Aclasta® receives European approval as first once-yearly treatment for postmenopausal osteoporosis

Novartis AGAclasta® (zoledronic acid 5 mg) has received European Union approval as the first once-yearly treatment for women with postmenopausal osteoporosis. The announcement closely follows the recent approval in the US, where the Food and Drug Administration (FDA) approved Aclasta under the brand name Reclast® in August 2007. The European Commission decision applies to all 27 member states, Norway and Iceland.

"We are very pleased to receive EU approval, especially as it comes so soon after a similar decision in the US," said James Shannon, MD, Global Head of Development at Novartis Pharma AG. "This demonstrates widespread confidence in Aclasta, which provides physicians and patients with a completely new way to manage osteoporosis. The unique once-yearly dosing of this medicine has the potential for significant compliance benefits and improved quality of life for women with osteoporosis."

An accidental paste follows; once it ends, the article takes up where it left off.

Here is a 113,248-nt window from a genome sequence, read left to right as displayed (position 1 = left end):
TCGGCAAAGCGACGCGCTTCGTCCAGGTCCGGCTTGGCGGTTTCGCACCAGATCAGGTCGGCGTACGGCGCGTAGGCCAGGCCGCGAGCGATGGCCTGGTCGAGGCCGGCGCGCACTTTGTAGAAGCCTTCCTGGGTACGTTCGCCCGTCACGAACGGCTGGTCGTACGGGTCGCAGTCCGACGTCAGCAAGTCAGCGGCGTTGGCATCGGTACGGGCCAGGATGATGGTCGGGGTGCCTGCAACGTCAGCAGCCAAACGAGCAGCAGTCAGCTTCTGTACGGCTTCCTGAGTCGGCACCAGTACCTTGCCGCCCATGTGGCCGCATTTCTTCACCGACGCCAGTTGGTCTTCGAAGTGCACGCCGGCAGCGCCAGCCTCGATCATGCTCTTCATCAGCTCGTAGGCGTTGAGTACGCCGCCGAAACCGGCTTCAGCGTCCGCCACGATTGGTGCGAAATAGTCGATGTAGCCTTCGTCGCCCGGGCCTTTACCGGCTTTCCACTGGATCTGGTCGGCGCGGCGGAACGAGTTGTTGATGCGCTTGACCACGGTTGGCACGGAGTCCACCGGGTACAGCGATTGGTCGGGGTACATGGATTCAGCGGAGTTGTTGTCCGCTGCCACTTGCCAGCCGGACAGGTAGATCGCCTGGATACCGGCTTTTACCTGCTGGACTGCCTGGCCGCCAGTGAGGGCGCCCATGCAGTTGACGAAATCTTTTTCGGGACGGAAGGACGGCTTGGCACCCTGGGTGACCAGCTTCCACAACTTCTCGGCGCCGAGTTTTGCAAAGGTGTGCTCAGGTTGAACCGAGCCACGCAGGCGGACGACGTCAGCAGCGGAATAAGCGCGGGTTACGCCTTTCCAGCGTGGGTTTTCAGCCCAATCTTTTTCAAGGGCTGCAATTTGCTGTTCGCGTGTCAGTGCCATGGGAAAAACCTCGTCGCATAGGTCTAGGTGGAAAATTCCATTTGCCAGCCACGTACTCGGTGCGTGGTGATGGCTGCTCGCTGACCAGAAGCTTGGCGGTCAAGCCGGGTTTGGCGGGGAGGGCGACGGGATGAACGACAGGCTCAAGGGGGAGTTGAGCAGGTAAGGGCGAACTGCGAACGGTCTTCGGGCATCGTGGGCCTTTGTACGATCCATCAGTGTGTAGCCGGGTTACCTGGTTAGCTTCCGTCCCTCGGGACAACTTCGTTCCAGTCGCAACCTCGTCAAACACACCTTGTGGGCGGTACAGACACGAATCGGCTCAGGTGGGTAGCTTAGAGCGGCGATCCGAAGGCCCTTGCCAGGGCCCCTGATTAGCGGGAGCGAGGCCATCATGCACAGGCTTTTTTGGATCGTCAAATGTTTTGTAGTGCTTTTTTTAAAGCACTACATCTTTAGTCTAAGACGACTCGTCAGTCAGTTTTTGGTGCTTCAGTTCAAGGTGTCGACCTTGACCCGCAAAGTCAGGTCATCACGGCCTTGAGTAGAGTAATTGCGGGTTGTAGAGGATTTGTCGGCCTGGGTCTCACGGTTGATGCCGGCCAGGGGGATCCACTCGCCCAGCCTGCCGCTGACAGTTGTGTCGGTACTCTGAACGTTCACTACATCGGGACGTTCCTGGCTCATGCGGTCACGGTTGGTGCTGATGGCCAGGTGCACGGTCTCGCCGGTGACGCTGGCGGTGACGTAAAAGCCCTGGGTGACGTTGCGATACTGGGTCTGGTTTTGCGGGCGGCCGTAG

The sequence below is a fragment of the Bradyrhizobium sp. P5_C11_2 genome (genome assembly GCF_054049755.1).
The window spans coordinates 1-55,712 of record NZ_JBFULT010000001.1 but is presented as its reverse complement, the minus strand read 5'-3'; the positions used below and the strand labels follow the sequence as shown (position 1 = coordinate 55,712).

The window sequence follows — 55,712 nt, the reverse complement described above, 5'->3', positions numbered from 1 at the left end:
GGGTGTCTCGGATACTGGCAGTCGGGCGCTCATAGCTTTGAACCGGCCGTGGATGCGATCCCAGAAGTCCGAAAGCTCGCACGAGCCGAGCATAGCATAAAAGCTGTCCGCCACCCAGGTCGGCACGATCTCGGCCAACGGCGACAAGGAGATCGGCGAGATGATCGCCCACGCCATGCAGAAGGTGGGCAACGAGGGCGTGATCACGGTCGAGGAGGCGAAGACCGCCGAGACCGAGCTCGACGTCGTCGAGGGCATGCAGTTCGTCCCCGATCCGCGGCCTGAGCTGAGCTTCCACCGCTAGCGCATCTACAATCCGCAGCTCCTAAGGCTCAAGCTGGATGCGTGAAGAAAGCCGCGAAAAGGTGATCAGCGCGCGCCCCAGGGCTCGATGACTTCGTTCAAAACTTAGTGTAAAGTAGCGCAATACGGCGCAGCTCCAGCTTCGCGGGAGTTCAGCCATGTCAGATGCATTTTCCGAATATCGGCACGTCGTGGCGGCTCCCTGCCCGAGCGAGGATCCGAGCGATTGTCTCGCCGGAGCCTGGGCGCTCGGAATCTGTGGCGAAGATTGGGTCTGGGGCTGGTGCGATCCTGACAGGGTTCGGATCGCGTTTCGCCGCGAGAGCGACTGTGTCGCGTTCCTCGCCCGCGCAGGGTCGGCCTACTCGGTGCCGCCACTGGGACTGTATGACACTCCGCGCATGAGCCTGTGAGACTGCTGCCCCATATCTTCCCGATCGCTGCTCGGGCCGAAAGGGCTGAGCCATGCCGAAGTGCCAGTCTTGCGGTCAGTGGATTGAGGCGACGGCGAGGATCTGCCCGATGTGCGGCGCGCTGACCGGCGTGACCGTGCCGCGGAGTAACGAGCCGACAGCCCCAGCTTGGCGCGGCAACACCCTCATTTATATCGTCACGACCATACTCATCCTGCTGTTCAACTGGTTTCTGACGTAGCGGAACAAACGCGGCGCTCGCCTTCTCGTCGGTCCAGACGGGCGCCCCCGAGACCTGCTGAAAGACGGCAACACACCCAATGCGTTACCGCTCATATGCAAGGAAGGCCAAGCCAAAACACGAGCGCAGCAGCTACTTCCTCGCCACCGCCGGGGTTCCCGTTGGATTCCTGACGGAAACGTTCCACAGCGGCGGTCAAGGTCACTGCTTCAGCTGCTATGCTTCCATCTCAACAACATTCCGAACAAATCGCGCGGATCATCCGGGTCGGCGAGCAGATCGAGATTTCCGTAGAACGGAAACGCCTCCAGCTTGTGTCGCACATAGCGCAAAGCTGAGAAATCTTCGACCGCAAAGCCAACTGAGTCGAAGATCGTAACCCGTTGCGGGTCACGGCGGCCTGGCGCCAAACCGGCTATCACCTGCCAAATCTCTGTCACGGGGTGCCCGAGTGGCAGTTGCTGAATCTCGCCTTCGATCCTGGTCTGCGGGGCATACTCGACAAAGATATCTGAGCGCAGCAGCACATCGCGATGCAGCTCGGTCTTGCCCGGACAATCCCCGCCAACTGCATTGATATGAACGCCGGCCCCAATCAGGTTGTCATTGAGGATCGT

Unlike oral bisphosphonate therapies taken daily, weekly or monthly, Aclasta is given as a once-yearly 15-minute intravenous (IV) infusion. This means with a single treatment, a patient can receive a full year's protection against the effects of osteoporosis. Data show that more than 70% of patients prefer a once-yearly infusion of Aclasta to a weekly tablet[4,5].

Osteoporosis is a long-term bone disease that causes bones to break more easily. The need for more effective treatments is based on estimates that about 200 million people worldwide suffer from this disease[6] and that one of two women over age 50 will suffer an osteoporotic fracture in their lifetime[3].

Aclasta is the only treatment approved in the EU and US to reduce the risk of fractures in areas of the body typically affected by osteoporosis, including the hip, spine and non-spine (e.g. wrist and rib)[1].

"Aclasta is highly effective at reducing fractures and can be given once-yearly which is a significant benefit to patients and clinicians," said Steven Boonen, Professor of Medicine at the Centre for Metabolic Bone Diseases & Division of Geriatric Medicine at the Leuven University in Belgium. "The convenience of a once-yearly dose should improve compliance and bone protection among patients while reducing fracture-related hospitalization and healthcare costs."